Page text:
Quote:
That's just your opinion. A sentence doesn't have to be valuable to you or informative to you to qualify as logical.


A sentence does not have to be informative to qualify as grammatically sound, but that doesn't mean it qualifies as logical. If it did, applying logic to it would get you a logical outcome.

Quote:
What if the man had said: "The following sentence is true. One plus one equals two". By your standards, would the first sentence be a logical proposition or not?


Without the second sentence it would not be a logical proposition. With the second sentence it would.
But if, as in curry's paradox, you were to put something like "one plus one equals six" into the second sentence, the logical proposition would be false.

You could assume that the first part was true, in which case that would also validate the second part, but that would only be a repeat of what happened earlier. The validity of the sentence would no longer be decided by it's merits, but by an invalid axiom, which would be the cause of the paradox.
Cyracuz
 
  1  
Reply Wed 7 Dec, 2011 10:46 pm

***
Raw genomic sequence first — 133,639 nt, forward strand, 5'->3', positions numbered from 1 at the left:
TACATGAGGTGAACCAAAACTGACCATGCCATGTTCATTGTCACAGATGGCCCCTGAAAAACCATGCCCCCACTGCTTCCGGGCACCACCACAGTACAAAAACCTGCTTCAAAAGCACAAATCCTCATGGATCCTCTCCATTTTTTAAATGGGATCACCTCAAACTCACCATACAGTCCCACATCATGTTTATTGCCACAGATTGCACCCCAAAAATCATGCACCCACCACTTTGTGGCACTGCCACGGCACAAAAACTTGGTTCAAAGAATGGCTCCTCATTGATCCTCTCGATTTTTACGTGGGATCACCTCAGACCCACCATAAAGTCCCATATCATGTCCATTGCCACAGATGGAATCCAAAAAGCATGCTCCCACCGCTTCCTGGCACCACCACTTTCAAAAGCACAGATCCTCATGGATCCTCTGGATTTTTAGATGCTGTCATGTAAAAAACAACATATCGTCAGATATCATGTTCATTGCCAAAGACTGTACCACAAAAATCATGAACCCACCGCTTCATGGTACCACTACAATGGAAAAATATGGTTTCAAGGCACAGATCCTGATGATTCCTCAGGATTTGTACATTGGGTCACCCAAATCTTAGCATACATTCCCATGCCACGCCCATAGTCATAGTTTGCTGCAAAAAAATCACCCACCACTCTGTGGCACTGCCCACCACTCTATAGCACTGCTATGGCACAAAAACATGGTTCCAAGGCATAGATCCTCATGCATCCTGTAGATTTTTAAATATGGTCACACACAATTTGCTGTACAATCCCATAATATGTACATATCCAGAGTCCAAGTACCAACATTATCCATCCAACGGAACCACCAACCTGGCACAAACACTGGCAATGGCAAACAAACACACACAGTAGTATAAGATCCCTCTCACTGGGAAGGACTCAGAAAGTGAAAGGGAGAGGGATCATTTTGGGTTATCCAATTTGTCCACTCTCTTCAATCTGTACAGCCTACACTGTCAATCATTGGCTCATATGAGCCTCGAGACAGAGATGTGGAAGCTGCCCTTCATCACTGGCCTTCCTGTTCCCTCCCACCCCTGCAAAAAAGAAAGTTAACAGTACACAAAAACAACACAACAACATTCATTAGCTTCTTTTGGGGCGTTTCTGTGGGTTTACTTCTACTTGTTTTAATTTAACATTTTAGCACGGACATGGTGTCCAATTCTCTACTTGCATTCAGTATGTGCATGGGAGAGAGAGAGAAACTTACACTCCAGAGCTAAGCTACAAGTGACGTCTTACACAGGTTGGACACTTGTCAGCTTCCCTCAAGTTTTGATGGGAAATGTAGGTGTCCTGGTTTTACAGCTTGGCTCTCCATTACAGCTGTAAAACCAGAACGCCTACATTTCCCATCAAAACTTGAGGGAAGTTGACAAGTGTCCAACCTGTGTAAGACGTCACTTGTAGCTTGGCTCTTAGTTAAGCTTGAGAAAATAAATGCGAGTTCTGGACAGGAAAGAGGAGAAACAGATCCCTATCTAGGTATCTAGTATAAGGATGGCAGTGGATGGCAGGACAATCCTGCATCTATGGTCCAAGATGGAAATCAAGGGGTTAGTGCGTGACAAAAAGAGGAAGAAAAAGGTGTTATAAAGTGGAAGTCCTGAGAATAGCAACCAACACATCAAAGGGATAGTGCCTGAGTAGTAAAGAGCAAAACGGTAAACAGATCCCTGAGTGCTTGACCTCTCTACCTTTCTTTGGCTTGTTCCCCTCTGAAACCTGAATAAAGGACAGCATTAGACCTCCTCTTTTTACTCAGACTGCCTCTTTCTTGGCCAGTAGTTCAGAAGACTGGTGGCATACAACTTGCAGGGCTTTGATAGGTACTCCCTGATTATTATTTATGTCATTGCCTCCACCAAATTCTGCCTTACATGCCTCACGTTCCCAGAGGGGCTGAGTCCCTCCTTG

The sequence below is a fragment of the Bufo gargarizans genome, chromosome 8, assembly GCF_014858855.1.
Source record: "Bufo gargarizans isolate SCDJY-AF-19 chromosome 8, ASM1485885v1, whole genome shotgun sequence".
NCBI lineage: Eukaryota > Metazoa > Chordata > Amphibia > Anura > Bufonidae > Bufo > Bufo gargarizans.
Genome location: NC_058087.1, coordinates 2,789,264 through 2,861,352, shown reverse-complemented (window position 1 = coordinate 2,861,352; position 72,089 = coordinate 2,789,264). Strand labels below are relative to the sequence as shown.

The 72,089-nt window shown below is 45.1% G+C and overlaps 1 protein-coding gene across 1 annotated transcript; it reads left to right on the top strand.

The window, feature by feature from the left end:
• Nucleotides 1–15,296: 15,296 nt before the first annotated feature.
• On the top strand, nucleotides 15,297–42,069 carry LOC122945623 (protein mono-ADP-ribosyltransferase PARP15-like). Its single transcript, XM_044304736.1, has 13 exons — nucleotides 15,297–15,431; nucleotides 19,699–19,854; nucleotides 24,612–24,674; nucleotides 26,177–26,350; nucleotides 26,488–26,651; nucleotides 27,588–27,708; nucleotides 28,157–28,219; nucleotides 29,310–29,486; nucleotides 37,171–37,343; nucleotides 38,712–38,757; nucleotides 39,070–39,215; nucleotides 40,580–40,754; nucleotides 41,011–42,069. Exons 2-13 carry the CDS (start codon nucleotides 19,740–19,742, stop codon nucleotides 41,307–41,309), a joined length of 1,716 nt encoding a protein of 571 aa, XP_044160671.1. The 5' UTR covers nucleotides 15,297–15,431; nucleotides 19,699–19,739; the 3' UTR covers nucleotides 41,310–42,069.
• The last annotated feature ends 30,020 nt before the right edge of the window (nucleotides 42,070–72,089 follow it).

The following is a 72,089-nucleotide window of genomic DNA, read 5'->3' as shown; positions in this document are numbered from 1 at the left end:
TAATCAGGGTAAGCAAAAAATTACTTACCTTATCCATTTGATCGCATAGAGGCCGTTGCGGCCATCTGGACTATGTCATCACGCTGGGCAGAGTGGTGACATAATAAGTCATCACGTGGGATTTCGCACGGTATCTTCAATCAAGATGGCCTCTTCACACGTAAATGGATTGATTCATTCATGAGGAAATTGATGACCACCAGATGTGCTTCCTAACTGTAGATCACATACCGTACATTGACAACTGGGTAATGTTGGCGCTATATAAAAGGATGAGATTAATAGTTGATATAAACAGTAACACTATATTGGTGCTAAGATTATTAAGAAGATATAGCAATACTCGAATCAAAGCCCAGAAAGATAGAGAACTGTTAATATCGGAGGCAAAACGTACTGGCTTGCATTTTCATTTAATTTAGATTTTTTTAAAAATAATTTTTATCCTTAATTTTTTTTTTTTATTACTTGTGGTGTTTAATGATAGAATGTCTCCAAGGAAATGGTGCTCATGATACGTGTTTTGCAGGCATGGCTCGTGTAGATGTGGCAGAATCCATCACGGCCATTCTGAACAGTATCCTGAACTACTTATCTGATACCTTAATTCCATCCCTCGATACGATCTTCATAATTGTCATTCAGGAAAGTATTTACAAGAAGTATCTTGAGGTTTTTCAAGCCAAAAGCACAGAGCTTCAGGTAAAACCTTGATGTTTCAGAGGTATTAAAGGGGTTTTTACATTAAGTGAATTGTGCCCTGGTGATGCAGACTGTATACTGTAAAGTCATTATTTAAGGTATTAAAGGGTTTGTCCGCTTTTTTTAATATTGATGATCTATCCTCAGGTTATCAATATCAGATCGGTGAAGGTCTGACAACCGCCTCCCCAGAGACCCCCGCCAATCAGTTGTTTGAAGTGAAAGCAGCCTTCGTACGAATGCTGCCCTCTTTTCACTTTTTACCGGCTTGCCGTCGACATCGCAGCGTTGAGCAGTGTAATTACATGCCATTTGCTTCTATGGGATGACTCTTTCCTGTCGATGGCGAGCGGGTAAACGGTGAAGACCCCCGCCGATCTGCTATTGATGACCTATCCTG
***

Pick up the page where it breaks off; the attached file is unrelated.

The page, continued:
@Thomas,
Quote:
In standard Boolean logic, this question cannot be answered.


Which is why you need the assumptions, the axioms. But no matter which axiom you chose, the sentence is nonsense.

There is, however a way to determine something about the sentence "this sentence is false". It contains the necessary grammatical components to qualify as a sentence, which makes it a true sentence that makes no sense.
0 Replies
 
Fil Albuquerque
 
  1  
Reply Wed 7 Dec, 2011 10:49 pm
This sentence informs the subject is false informs the predicate... Rolling Eyes
Cyracuz
 
  1  
Reply Wed 7 Dec, 2011 10:51 pm
@Fil Albuquerque,
Yea, I heard you the first time. You don't seem to understand, though, that logic cannot be applied to something that is inherently illogical.